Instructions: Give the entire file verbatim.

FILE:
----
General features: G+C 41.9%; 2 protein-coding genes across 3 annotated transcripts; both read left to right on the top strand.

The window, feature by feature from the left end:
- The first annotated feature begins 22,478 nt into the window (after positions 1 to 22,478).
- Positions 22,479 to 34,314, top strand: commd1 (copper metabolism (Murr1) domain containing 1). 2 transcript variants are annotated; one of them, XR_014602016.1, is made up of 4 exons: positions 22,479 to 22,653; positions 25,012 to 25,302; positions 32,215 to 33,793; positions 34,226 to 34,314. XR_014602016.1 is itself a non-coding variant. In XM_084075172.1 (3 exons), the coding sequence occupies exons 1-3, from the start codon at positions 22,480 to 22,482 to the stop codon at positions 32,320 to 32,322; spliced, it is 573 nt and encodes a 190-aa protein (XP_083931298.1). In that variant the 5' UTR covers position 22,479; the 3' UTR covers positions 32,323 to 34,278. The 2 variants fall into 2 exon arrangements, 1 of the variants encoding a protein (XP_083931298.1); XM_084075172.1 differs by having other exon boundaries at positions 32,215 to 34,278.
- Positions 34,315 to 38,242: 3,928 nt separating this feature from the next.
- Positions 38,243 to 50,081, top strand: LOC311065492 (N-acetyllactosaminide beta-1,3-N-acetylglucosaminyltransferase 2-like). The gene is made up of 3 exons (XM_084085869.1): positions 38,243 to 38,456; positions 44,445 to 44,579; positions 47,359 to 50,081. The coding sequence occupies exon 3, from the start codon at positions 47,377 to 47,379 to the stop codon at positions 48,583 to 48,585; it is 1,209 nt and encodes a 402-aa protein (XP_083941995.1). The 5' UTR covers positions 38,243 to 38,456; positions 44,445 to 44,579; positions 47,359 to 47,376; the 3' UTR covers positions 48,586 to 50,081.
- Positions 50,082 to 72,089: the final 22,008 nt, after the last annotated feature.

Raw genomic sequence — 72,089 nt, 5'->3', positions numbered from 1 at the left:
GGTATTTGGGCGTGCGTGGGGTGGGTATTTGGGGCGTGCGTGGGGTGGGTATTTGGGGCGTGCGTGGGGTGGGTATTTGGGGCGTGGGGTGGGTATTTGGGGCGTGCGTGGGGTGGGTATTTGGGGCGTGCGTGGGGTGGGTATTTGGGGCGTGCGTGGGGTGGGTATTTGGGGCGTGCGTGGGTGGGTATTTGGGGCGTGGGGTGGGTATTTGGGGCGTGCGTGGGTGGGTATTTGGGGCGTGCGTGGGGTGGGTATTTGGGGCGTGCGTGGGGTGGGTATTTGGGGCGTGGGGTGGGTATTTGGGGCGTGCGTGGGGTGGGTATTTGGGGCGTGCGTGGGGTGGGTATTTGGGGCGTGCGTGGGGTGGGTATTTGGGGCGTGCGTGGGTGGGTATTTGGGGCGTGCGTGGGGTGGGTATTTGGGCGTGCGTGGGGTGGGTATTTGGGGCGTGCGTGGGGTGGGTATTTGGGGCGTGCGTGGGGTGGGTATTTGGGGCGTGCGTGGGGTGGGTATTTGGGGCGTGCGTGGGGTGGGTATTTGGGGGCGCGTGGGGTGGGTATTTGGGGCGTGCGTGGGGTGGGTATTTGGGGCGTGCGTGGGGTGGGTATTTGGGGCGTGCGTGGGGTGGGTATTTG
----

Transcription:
General features: G+C 41.9%; 2 protein-coding genes across 3 annotated transcripts; both read left to right on the top strand.

The window, feature by feature from the left end:
- The first annotated feature begins 22,478 nt into the window (after positions 1 to 22,478).
- Positions 22,479 to 34,314, top strand: commd1 (copper metabolism (Murr1) domain containing 1). 2 transcript variants are annotated; one of them, XR_014602016.1, is made up of 4 exons: positions 22,479 to 22,653; positions 25,012 to 25,302; positions 32,215 to 33,793; positions 34,226 to 34,314. XR_014602016.1 is itself a non-coding variant. In XM_084075172.1 (3 exons), the coding sequence occupies exons 1-3, from the start codon at positions 22,480 to 22,482 to the stop codon at positions 32,320 to 32,322; spliced, it is 573 nt and encodes a 190-aa protein (XP_083931298.1). In that variant the 5' UTR covers position 22,479; the 3' UTR covers positions 32,323 to 34,278. The 2 variants fall into 2 exon arrangements, 1 of the variants encoding a protein (XP_083931298.1); XM_084075172.1 differs by having other exon boundaries at positions 32,215 to 34,278.
- Positions 34,315 to 38,242: 3,928 nt separating this feature from the next.
- Positions 38,243 to 50,081, top strand: LOC311065492 (N-acetyllactosaminide beta-1,3-N-acetylglucosaminyltransferase 2-like). The gene is made up of 3 exons (XM_084085869.1): positions 38,243 to 38,456; positions 44,445 to 44,579; positions 47,359 to 50,081. The coding sequence occupies exon 3, from the start codon at positions 47,377 to 47,379 to the stop codon at positions 48,583 to 48,585; it is 1,209 nt and encodes a 402-aa protein (XP_083941995.1). The 5' UTR covers positions 38,243 to 38,456; positions 44,445 to 44,579; positions 47,359 to 47,376; the 3' UTR covers positions 48,586 to 50,081.
- Positions 50,082 to 72,089: the final 22,008 nt, after the last annotated feature.

Raw genomic sequence — 72,089 nt, 5'->3', positions numbered from 1 at the left:
GGTATTTGGGCGTGCGTGGGGTGGGTATTTGGGGCGTGCGTGGGGTGGGTATTTGGGGCGTGCGTGGGGTGGGTATTTGGGGCGTGGGGTGGGTATTTGGGGCGTGCGTGGGGTGGGTATTTGGGGCGTGCGTGGGGTGGGTATTTGGGGCGTGCGTGGGGTGGGTATTTGGGGCGTGCGTGGGTGGGTATTTGGGGCGTGGGGTGGGTATTTGGGGCGTGCGTGGGTGGGTATTTGGGGCGTGCGTGGGGTGGGTATTTGGGGCGTGCGTGGGGTGGGTATTTGGGGCGTGGGGTGGGTATTTGGGGCGTGCGTGGGGTGGGTATTTGGGGCGTGCGTGGGGTGGGTATTTGGGGCGTGCGTGGGGTGGGTATTTGGGGCGTGCGTGGGTGGGTATTTGGGGCGTGCGTGGGGTGGGTATTTGGGCGTGCGTGGGGTGGGTATTTGGGGCGTGCGTGGGGTGGGTATTTGGGGCGTGCGTGGGGTGGGTATTTGGGGCGTGCGTGGGGTGGGTATTTGGGGCGTGCGTGGGGTGGGTATTTGGGGGCGCGTGGGGTGGGTATTTGGGGCGTGCGTGGGGTGGGTATTTGGGGCGTGCGTGGGGTGGGTATTTGGGGCGTGCGTGGGGTGGGTATTTG